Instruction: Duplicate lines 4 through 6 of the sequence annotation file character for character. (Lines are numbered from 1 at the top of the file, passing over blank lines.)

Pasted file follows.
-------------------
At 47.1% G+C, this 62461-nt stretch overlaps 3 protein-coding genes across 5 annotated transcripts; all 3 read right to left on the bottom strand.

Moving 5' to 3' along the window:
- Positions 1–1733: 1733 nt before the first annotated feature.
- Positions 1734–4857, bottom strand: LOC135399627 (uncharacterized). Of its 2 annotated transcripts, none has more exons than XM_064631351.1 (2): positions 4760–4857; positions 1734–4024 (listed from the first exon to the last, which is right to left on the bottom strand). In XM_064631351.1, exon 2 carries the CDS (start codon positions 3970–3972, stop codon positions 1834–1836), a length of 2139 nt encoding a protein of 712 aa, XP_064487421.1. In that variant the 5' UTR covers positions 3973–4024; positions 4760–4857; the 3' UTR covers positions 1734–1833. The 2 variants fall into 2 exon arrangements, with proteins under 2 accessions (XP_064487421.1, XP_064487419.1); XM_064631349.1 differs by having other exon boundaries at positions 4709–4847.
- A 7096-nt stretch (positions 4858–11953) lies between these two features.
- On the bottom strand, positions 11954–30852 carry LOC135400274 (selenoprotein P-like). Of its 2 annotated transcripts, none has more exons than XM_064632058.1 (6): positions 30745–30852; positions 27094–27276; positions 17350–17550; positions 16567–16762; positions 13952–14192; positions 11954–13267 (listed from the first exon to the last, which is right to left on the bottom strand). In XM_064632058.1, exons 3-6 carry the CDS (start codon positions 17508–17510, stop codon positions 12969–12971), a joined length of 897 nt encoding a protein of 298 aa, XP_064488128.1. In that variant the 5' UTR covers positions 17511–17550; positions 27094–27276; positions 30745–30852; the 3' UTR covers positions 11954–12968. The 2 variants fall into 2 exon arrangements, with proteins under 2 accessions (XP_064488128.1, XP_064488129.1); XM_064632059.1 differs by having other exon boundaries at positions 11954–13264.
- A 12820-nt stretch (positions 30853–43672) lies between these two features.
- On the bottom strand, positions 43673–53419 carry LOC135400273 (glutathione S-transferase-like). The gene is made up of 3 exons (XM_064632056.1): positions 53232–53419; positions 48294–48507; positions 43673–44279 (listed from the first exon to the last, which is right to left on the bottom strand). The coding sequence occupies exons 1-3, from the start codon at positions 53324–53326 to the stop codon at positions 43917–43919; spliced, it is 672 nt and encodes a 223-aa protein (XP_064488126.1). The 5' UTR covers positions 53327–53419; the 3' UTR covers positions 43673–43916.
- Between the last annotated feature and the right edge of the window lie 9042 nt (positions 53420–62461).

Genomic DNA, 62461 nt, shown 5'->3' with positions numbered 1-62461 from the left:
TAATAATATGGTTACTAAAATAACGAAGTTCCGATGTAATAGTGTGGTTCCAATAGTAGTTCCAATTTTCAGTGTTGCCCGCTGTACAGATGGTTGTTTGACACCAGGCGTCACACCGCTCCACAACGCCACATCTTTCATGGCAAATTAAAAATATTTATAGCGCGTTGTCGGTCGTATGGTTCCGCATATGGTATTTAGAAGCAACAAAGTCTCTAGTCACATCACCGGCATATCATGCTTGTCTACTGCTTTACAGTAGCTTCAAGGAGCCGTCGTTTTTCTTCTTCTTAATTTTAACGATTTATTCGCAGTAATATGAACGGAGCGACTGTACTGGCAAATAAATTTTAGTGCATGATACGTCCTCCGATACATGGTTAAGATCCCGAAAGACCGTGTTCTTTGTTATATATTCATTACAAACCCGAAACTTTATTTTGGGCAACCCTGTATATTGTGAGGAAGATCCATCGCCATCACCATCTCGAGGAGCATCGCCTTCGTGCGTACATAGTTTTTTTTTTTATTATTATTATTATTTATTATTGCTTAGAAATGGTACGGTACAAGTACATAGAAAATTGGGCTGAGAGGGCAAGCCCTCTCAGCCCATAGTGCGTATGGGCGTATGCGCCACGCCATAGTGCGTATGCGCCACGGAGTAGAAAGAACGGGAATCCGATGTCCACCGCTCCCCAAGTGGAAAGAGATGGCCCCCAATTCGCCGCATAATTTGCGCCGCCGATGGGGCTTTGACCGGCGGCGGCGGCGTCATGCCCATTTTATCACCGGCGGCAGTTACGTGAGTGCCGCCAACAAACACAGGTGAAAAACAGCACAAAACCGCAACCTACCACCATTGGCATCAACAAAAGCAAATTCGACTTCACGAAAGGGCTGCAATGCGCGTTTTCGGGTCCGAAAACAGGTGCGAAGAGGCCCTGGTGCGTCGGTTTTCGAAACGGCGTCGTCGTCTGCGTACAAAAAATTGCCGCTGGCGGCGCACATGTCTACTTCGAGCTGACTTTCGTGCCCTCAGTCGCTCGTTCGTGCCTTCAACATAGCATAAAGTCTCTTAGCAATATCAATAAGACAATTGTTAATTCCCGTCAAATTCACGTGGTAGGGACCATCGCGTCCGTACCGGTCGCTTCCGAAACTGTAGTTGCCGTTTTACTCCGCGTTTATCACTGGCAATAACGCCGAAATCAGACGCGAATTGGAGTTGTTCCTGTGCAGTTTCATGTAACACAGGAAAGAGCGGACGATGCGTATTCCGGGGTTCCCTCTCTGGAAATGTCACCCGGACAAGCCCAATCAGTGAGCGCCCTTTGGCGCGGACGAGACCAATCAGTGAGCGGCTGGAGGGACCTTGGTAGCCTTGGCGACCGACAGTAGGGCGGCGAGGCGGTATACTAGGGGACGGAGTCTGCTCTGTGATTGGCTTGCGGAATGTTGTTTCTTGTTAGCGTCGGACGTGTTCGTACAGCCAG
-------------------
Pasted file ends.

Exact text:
- Positions 1734–4857, bottom strand: LOC135399627 (uncharacterized). Of its 2 annotated transcripts, none has more exons than XM_064631351.1 (2): positions 4760–4857; positions 1734–4024 (listed from the first exon to the last, which is right to left on the bottom strand). In XM_064631351.1, exon 2 carries the CDS (start codon positions 3970–3972, stop codon positions 1834–1836), a length of 2139 nt encoding a protein of 712 aa, XP_064487421.1. In that variant the 5' UTR covers positions 3973–4024; positions 4760–4857; the 3' UTR covers positions 1734–1833. The 2 variants fall into 2 exon arrangements, with proteins under 2 accessions (XP_064487421.1, XP_064487419.1); XM_064631349.1 differs by having other exon boundaries at positions 4709–4847.
- A 7096-nt stretch (positions 4858–11953) lies between these two features.
- On the bottom strand, positions 11954–30852 carry LOC135400274 (selenoprotein P-like). Of its 2 annotated transcripts, none has more exons than XM_064632058.1 (6): positions 30745–30852; positions 27094–27276; positions 17350–17550; positions 16567–16762; positions 13952–14192; positions 11954–13267 (listed from the first exon to the last, which is right to left on the bottom strand). In XM_064632058.1, exons 3-6 carry the CDS (start codon positions 17508–17510, stop codon positions 12969–12971), a joined length of 897 nt encoding a protein of 298 aa, XP_064488128.1. In that variant the 5' UTR covers positions 17511–17550; positions 27094–27276; positions 30745–30852; the 3' UTR covers positions 11954–12968. The 2 variants fall into 2 exon arrangements, with proteins under 2 accessions (XP_064488128.1, XP_064488129.1); XM_064632059.1 differs by having other exon boundaries at positions 11954–13264.